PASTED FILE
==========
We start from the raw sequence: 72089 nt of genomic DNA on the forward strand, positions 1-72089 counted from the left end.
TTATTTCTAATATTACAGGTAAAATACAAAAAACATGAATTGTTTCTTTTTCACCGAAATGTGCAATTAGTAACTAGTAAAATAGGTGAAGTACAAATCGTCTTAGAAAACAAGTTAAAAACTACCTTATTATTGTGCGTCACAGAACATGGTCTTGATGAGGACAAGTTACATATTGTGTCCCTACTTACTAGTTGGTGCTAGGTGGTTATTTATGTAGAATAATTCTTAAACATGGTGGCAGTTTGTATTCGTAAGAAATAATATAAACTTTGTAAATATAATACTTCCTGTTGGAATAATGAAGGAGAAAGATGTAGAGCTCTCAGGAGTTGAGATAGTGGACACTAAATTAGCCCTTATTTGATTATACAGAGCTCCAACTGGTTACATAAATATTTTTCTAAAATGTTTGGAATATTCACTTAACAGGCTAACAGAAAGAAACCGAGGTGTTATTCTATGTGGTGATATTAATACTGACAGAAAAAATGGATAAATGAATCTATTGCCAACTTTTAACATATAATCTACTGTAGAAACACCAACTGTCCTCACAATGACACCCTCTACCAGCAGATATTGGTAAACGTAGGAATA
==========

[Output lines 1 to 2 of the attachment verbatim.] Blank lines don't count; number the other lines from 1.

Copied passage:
We start from the raw sequence: 72089 nt of genomic DNA on the forward strand, positions 1-72089 counted from the left end.
TTATTTCTAATATTACAGGTAAAATACAAAAAACATGAATTGTTTCTTTTTCACCGAAATGTGCAATTAGTAACTAGTAAAATAGGTGAAGTACAAATCGTCTTAGAAAACAAGTTAAAAACTACCTTATTATTGTGCGTCACAGAACATGGTCTTGATGAGGACAAGTTACATATTGTGTCCCTACTTACTAGTTGGTGCTAGGTGGTTATTTATGTAGAATAATTCTTAAACATGGTGGCAGTTTGTATTCGTAAGAAATAATATAAACTTTGTAAATATAATACTTCCTGTTGGAATAATGAAGGAGAAAGATGTAGAGCTCTCAGGAGTTGAGATAGTGGACACTAAATTAGCCCTTATTTGATTATACAGAGCTCCAACTGGTTACATAAATATTTTTCTAAAATGTTTGGAATATTCACTTAACAGGCTAACAGAAAGAAACCGAGGTGTTATTCTATGTGGTGATATTAATACTGACAGAAAAAATGGATAAATGAATCTATTGCCAACTTTTAACATATAATCTACTGTAGAAACACCAACTGTCCTCACAATGACACCCTCTACCAGCAGATATTGGTAAACGTAGGAATA